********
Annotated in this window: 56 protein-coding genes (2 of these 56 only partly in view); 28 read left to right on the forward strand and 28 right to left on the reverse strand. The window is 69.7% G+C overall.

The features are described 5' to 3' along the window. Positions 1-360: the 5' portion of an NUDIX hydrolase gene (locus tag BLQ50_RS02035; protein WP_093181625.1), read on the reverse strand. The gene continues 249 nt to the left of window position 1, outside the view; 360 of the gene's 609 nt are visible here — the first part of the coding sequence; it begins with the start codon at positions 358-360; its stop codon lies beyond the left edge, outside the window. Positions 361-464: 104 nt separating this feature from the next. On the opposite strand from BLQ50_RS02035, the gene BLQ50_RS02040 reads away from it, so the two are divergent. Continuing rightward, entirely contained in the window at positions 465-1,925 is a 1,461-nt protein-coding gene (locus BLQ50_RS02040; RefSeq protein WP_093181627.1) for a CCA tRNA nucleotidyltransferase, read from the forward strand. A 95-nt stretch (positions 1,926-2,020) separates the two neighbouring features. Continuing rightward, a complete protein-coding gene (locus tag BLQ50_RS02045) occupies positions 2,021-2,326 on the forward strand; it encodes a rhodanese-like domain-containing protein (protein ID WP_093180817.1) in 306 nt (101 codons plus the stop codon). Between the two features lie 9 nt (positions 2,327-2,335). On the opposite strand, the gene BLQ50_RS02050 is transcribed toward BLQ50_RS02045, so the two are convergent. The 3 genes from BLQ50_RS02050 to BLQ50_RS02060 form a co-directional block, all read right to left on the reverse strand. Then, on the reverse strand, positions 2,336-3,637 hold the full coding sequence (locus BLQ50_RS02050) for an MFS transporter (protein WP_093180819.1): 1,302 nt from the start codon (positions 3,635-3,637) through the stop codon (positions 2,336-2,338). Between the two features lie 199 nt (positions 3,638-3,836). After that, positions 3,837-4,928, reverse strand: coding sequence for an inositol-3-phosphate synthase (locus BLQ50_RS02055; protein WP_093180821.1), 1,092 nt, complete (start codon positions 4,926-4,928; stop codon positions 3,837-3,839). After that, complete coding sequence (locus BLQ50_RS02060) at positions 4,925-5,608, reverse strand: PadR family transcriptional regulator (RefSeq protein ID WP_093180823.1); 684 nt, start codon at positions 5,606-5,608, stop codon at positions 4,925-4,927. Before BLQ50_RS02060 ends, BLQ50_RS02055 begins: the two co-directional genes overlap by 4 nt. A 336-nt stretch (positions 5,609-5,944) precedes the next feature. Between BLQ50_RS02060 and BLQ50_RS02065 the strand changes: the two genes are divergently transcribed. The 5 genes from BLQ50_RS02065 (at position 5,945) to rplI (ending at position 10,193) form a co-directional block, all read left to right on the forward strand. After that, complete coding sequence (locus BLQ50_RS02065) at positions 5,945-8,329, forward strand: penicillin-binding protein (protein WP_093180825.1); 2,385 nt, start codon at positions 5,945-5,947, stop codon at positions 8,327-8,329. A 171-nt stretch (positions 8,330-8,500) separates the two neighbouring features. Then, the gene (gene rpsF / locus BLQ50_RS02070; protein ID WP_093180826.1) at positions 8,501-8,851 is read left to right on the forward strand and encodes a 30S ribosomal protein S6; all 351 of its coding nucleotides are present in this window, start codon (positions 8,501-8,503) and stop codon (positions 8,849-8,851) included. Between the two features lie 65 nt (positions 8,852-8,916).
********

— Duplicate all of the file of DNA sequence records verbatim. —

Annotated in this window: 56 protein-coding genes (2 of these 56 only partly in view); 28 read left to right on the forward strand and 28 right to left on the reverse strand. The window is 69.7% G+C overall.

The features are described 5' to 3' along the window. Positions 1-360: the 5' portion of an NUDIX hydrolase gene (locus tag BLQ50_RS02035; protein WP_093181625.1), read on the reverse strand. The gene continues 249 nt to the left of window position 1, outside the view; 360 of the gene's 609 nt are visible here — the first part of the coding sequence; it begins with the start codon at positions 358-360; its stop codon lies beyond the left edge, outside the window. Positions 361-464: 104 nt separating this feature from the next. On the opposite strand from BLQ50_RS02035, the gene BLQ50_RS02040 reads away from it, so the two are divergent. Continuing rightward, entirely contained in the window at positions 465-1,925 is a 1,461-nt protein-coding gene (locus BLQ50_RS02040; RefSeq protein WP_093181627.1) for a CCA tRNA nucleotidyltransferase, read from the forward strand. A 95-nt stretch (positions 1,926-2,020) separates the two neighbouring features. Continuing rightward, a complete protein-coding gene (locus tag BLQ50_RS02045) occupies positions 2,021-2,326 on the forward strand; it encodes a rhodanese-like domain-containing protein (protein ID WP_093180817.1) in 306 nt (101 codons plus the stop codon). Between the two features lie 9 nt (positions 2,327-2,335). On the opposite strand, the gene BLQ50_RS02050 is transcribed toward BLQ50_RS02045, so the two are convergent. The 3 genes from BLQ50_RS02050 to BLQ50_RS02060 form a co-directional block, all read right to left on the reverse strand. Then, on the reverse strand, positions 2,336-3,637 hold the full coding sequence (locus BLQ50_RS02050) for an MFS transporter (protein WP_093180819.1): 1,302 nt from the start codon (positions 3,635-3,637) through the stop codon (positions 2,336-2,338). Between the two features lie 199 nt (positions 3,638-3,836). After that, positions 3,837-4,928, reverse strand: coding sequence for an inositol-3-phosphate synthase (locus BLQ50_RS02055; protein WP_093180821.1), 1,092 nt, complete (start codon positions 4,926-4,928; stop codon positions 3,837-3,839). After that, complete coding sequence (locus BLQ50_RS02060) at positions 4,925-5,608, reverse strand: PadR family transcriptional regulator (RefSeq protein ID WP_093180823.1); 684 nt, start codon at positions 5,606-5,608, stop codon at positions 4,925-4,927. Before BLQ50_RS02060 ends, BLQ50_RS02055 begins: the two co-directional genes overlap by 4 nt. A 336-nt stretch (positions 5,609-5,944) precedes the next feature. Between BLQ50_RS02060 and BLQ50_RS02065 the strand changes: the two genes are divergently transcribed. The 5 genes from BLQ50_RS02065 (at position 5,945) to rplI (ending at position 10,193) form a co-directional block, all read left to right on the forward strand. After that, complete coding sequence (locus BLQ50_RS02065) at positions 5,945-8,329, forward strand: penicillin-binding protein (protein WP_093180825.1); 2,385 nt, start codon at positions 5,945-5,947, stop codon at positions 8,327-8,329. A 171-nt stretch (positions 8,330-8,500) separates the two neighbouring features. Then, the gene (gene rpsF / locus BLQ50_RS02070; protein ID WP_093180826.1) at positions 8,501-8,851 is read left to right on the forward strand and encodes a 30S ribosomal protein S6; all 351 of its coding nucleotides are present in this window, start codon (positions 8,501-8,503) and stop codon (positions 8,849-8,851) included. Between the two features lie 65 nt (positions 8,852-8,916).